Sparkfun LCD 00709 16x2 - Integrating into my project?

This is the Pinout if the pins are vertical on the left from top to bottom:
PIN1 = tie to gnd
2 = tie to 5v
3 = resistor ~2-3K to gnd
4 = rs = tie to pin 12 on arduino
5 = r/w = tie to gnd
6 = enable = tie to pin 11 on arduino
7-10 = open (no connections)
11 = tie to pin 5 on arduino
12 = tie to pin 4 on arduino
13 = tie to pin 3 on arduino
14 = tie to pin 2 on arduino
15 = tie to 4.2 V (5V is working for me right now)
16 = tie to gnd

(btw im not quite sure what the above pinout means, I got it off of sparkfun's product page)

I'm new to a lot of these components. So, please bare with me.
I'm using an Arduino micro. I have a couple of projects that are using a majority of the digital pins (4-10).
Can I minimize the amount of pins the lcd display uses? It looks like I only have 4-5 digital pins to work with. Does "tie to pin" mean i can put it all on the same row of the bread board and jump it to one pin in the Arduino?

Thanks for your help!
Keith

First of all in a situation like this you should provide a link to the product page and to the data sheet for the device.

The pinout that you have quoted is from the Sparkfun page, but not from Sparkfun, and it is not correct in several respects.
(1) The pins are horizontal at the top, from left to right. This is important since devices with the pins on the bottom sometimes have a nonstandard pinout.

(2) Pin 15 must be connected through a resistor to +5v. The resistor must be large enough to deop about 0.8 volts, leaving about 4.2 v at pin 15. Try 150 ohms and see if it works.

(3) Pin 3 should be connected to the wiper (center connection) of a potentiometer whose ends are connected to +5 and GND. See page 2/9 of the extended datasheet. Many LCDs function adequately with this pin at 0 v which is essentially what connecting it to GND through a resistor accomplishes.

(4) "Tie to pin" means "connect to pin".

This is a standard, run-of-the-mill, character mode LCD that you can connect according to the tutorial at http://arduino.cc/en/Tutorial/LiquidCrystal. You can use any available I/O pin on your Arduino, including the 'analog' pins, for any of the six required connections to the LCD module. Just make sure that you change the LiquidCrystal lcd(...) contents to match.

//LiquidCrystal lcd(RS, E, D4, D5, D6, D7);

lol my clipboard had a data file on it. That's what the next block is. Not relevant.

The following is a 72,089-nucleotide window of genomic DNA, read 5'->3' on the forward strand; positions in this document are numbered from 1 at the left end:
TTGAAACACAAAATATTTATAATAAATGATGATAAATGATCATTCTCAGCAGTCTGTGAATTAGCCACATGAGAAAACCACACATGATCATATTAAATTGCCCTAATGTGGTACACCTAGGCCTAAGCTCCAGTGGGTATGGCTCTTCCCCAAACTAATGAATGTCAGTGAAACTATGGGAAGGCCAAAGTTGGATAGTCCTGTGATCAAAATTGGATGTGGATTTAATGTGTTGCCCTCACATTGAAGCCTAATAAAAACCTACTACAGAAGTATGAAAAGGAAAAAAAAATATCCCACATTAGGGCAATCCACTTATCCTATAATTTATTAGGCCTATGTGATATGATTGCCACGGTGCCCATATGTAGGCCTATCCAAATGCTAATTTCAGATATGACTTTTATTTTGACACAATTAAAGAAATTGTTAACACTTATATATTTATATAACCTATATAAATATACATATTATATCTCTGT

LiquidCrystal lcd(7, 8, 9, 10, 11, 12);      // put your pin numbers here

You can minimize the number of I/O pins required by using a serial interface adapter. There are lots of posts about this, look for the term I2C.

Don

Thanks, Don;

I got it working. Now I'm trying to read 4 serial values. Everything initially loads correctly, but eventually gets all scrambled when the serial value changes (2digits -3 digits). I've attached pictures (see photo 3).

// Wait for serial input (min 3 bytes in buffer)
  if (Serial.available() > 2) {
    digitalWrite(10, HIGH);
    // Read the first byte
    lcd.setCursor(0, 1);
    //lcd.print("transmitting... ");
    startbyte = Serial.read();
    // If it's really the startbyte (255) ...
    if (startbyte == 255) {
      // ... then get the next two bytes
      for (i=0;i<2;i++) {
        userInput[i] = Serial.read();
      }
      // First byte = serial value?
      s = userInput[0];
      // Second byte = which value?
      pos = userInput[1];
      // Packet error checking and recovery
      if (pos == 255) { servo = 255; }

      // Assign new position to appropriate serial value
      switch (s) {
        case 1:
          s1.write(pos); 
          lcd.setCursor(4,0);
          lcd.print(pos);
          break;
        case 2:
          s2.write(pos);
          lcd.setCursor(12,0);
          lcd.print(pos);
          break;
        case 3:
          s3.write(pos);
          lcd.setCursor(4,1);
          lcd.print(pos);
          break;
        case 4:
          s4.write(pos);
          lcd.setCursor(12,1);
          lcd.print(pos);
          break;
}

photo 1.JPG

photo 2.JPG

photo 3.JPG

I got it working.

For now.... You really should consider adding the resistor I mentioned in (2) above.

Everything initially loads correctly, but eventually gets all scrambled when the serial value changes (2digits -3 digits).

When you try to overwrite a 3 digit number with a 2 digit number one of the original digits remains on the display. When writing a new value over an old one you can reposition the cursor, display enough spaces to cover up all of the old digits, reposition the cursor again, then display your new value.

Don

I tried to replace the values with spaces before I posted this but it sill seems like the cursor goes to a random position that on the same line over writing the "s(x)=" text. any suggestions for taming the random "x-axis" repositioning of the cursor? (see picture attached)

photo 3.JPG